Movie Review: Entertainment Studios' #Hostiles



HOSTILES
Release Date: January 26, 2018
Genre: Drama
Studio: Entertainment Studios
Starring: Christian Bale, Rosamund Pike, Jack Reacher, Wes Studi, Adam Beach, Ben Foster, Q’orianka Kilcher, Tanaya Beatty, Jonathan Majors
Directed By: Scott Cooper
Screenplay By: Scott Cooper and Donald E. Stewart
Produced By: Scott Cooper, Ken Kao, John Lesher
Set in 1892, Hostiles tells the story of a legendary Army Captain (Christian Bale), who after stern resistance, reluctantly agrees to escort a dying Cheyenne war chief (Wes Studi) and his family back to tribal lands. Making the harrowing and perilous journey from Fort Berringer, an isolated Army outpost in New Mexico, to the grasslands of Montana, the former rivals encounter a young widow (Rosamund Pike), whose family was murdered on the plains. Together, they must join forces to overcome the punishing landscape, hostile Comanche and vicious outliers that they encounter along the way.

Hostiles is directed by Scott Cooper (Black Mass, Out of the Furnace, Crazy Heart) and produced by John Lesher (Black Mass, Birdman, Fury) and Ken Kao (The Nice Guys, Knight of Cups).


Movies with a western genre are few and far between these days.  Westerns are an art that has given way to superheroes, vampires and vampire superheroes. Just when it seemed like there were no good westerns to be made, Hostiles comes along to enlighten skeptics and enchant the non-believers.

Set from far-west New Mexico to the Montana grasslands, and all the territory in between, Hostiles is the story of what comes after the “gun battle” in westerns. It is an epilogue of sorts for most westerns out there.  The “good guys” and the “bad guys” usually shoot it out and there are winners and losers and the audience rarely sees the real fallout.  Hostiles depicts that fallout beautifully, blurring the lines between the good guys and the bad guys, while delivering both a classic story and a timely message.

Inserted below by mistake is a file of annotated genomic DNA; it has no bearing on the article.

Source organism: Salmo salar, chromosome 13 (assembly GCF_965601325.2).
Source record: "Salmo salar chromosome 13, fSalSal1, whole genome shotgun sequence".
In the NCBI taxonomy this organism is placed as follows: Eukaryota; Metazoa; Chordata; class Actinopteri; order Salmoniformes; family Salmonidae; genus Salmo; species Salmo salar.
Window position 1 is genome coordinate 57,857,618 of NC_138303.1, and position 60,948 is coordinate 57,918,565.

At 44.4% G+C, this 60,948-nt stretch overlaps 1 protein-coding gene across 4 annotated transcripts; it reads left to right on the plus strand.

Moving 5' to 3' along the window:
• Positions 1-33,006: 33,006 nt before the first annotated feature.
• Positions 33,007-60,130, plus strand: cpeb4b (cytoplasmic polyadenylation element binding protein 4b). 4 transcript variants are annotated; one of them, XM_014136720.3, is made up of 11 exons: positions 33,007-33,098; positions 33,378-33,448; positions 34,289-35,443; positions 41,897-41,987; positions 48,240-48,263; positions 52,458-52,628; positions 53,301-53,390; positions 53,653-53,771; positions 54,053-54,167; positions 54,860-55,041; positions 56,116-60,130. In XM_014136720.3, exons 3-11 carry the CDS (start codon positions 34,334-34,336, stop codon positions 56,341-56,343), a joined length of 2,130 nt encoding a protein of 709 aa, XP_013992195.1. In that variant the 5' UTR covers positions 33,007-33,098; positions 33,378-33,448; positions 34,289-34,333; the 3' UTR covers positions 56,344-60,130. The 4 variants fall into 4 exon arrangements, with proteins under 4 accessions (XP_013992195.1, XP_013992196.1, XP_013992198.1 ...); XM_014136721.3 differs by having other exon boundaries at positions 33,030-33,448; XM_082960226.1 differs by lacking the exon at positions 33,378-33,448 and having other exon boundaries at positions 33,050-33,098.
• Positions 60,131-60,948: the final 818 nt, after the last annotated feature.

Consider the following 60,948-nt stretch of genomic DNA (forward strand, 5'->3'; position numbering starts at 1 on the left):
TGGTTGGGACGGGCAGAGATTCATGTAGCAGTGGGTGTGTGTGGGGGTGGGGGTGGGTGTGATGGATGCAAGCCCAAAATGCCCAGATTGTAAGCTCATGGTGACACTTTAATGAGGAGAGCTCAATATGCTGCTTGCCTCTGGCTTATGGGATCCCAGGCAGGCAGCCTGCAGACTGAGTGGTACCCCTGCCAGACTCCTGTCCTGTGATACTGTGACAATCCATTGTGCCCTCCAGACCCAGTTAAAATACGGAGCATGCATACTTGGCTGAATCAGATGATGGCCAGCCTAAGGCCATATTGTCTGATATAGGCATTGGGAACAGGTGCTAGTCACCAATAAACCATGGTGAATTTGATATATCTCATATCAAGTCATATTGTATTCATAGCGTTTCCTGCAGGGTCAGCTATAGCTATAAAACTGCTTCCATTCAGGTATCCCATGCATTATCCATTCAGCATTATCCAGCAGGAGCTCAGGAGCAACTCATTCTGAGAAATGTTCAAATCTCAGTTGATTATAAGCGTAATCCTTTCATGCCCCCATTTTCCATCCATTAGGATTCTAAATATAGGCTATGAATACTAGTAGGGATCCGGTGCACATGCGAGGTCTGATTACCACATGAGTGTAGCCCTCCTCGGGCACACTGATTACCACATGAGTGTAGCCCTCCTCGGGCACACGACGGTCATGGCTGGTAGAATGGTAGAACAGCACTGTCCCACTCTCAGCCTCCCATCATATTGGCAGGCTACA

Hostiles is a success thanks, in part, to the gifted performances of the cast.  Wes Studi (as Chief Yellow Hawk), Christian Bale (as Captain Blocker) and Rosamund Pike (as Mrs. Quaid) all give passionate and strong performances.  Studi was especially impressive in his quiet portrayal of an ailing Cheyenne Chief. With less dialogue and action than Bale and Pike, Studi’s performance creates balance.   

It is that balance which makes the story of Hostiles timely.  This isn’t a typical “cowboys versus Indians” tale.  It is a story of inclusion,  tolerance, forgiveness and atonement.  Hostiles starts like it’s going to be a story about the spoils of war, but the plot peppers-in notions of genuine good and real evil.  It asks the audience to question the stereotypical ideas of heroes and villains.  Hostiles delivers difficult questions about the way that people treat each other, with an almost naïve hope about the future.

Mostly, Hostiles is great because it isn’t like every other western ever made.  There are just enough of the classic western movie tropes to draw-in an audience before redirecting into an original sentiment. It looked beautiful on the big screen.  There are some very moving moments, especially in the third act. Hostiles might be one of the best films of 2017. Go see it. It is in limited release now.   


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